mrnatural1

You said, "Everyone in all of these Counties felt the same about their beloved County as you do about Frederick County."

Everywhere across the country it's the same sad story -- existing residents do not want their town/county to be swallowed up by suburban sprawl -- yet the will of the majority is routinely ignored.

What do you think made Howard County different? One thing that comes to mind is a higher than average percentage of residents with advanced degrees and enough disposable income to hire those attorneys and experts you mentioned.

I'd say that while the destruction of FredCo we've seen is atrocious, it's never 'too late' to stop the growth that hasn't yet occurred.

jthompson

The developers won, you lost.

mrnatural1

Absolutely Lenny. Too bad that never seems to sink in.

Street92

The decline in Baltimore City can partially explain the increase in Carroll County (with Columbia being a common destination), and Frederick County (with Route 40 West, Discovery and Amber Meadows benefitting). Similarly with the PG-to-Charles County migration.

Dwasserba

We're original owners in Amber Meadows (35 years) and only one home has been for sale on our street in years. And it happened this month. Not sure what you're inferring. We're affordable and diverse with low turnover and a great location? Yeah. Haven't met any recent Baltimore transplants um, ever, but wherever you land, welcome.

Street92

The blind and misguided amongst us love to celebrate this growth. In reality, though, all it means is more people, who increasingly have less in common. This population boom will result in more sprawl, congestion, traffic and CRIME. Also understand that Frederick County and City lack the resources to keep up with growth, which means roads and highways will not be widened, traffic lights will not be installed and schools will continue to be overcrowded, as test scores and morale decline.

CDReid

How true kstr92, how very, very true. This kind of rise in the county's population will only spiral the county farther downward. Which is very, very sad, it used to be such a beautiful spot in the state. Now it's MoCo North, and it will do nothing but get worse. Much worse.

mrnatural1

Great comment kstr92. I couldn't have said it better.

As population growth increases, quality of life decreases. That is not opinion, it is a hard cold fact that can be proven by looking at any number of indicators.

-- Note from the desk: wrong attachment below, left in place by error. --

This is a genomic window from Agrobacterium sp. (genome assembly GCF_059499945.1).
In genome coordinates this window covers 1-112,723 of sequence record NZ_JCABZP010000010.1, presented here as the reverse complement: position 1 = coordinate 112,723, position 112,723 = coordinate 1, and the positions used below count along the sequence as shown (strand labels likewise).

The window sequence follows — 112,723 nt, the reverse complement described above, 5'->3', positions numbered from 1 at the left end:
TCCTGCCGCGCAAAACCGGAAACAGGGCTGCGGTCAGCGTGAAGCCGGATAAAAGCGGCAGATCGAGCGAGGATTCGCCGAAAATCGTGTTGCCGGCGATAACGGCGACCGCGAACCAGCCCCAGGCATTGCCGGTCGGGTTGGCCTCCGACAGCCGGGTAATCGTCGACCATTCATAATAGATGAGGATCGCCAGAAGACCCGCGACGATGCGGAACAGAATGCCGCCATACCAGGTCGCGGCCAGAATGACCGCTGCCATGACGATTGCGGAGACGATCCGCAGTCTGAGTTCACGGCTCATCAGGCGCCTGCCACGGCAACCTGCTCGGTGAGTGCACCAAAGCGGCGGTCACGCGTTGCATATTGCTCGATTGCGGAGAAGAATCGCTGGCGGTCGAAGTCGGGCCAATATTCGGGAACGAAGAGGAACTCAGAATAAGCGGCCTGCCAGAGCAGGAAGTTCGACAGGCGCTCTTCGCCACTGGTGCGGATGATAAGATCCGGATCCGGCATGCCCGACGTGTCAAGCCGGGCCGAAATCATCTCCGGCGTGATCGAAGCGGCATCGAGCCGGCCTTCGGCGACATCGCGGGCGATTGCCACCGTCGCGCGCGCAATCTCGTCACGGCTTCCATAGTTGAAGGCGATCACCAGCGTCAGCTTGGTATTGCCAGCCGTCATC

Contrary to what those who benefit from sprawl would have you believe, growth is NOT good. It is destroying Frederick County; Maryland; America; and the rest of the planet.

elymus43

This is one rating Frederick county does not need............ Frederick county is being ruined with this growth thing.

mrnatural1

[thumbup][thumbup]

fnpzwack

“An influx of residents from other parts of the country drove Frederick County’s population growth...” CORRECTION: An influx of residents from other parts of the WORLD

Samanthapowers

What is your point?

Street92

Samanthapowers: Fnpzwack's point is probably that our County is changing in ways we neither asked for nor want. Not everyone is on board with the "diversity is our strength" mantra, which most of us know is nothing but a lie.

Dwasserba

Don't use plural pronouns.

Street92

Dwasserba: Such as?

public-redux

I understood Dwass to mean that you should own your opinions by using "my" instead of "our" and "I" instead of "we" and "us". She may have intended something else, of course. However, your comment appears to me to fall into the argumentum ad populum family of logical fallacies.

Your statement would be stronger if you didn't water it down with plural pronouns.

CDReid

A lie that the libs are way too blind to comprehend.

Jleftwich

According to the sidebar “Components of Frederick County’s population change”, it states “788 people came from international destinations”. Of course, it is just an estimate. But I don’t know that it meets the definition of “influx”.

Street92

The 788 foreigners quoted in the article are just the ones who are here legally. There's about another 318 who are illegal, or as the liberals like to say, undocumented dreamers.

KellyAlzan

This is very sad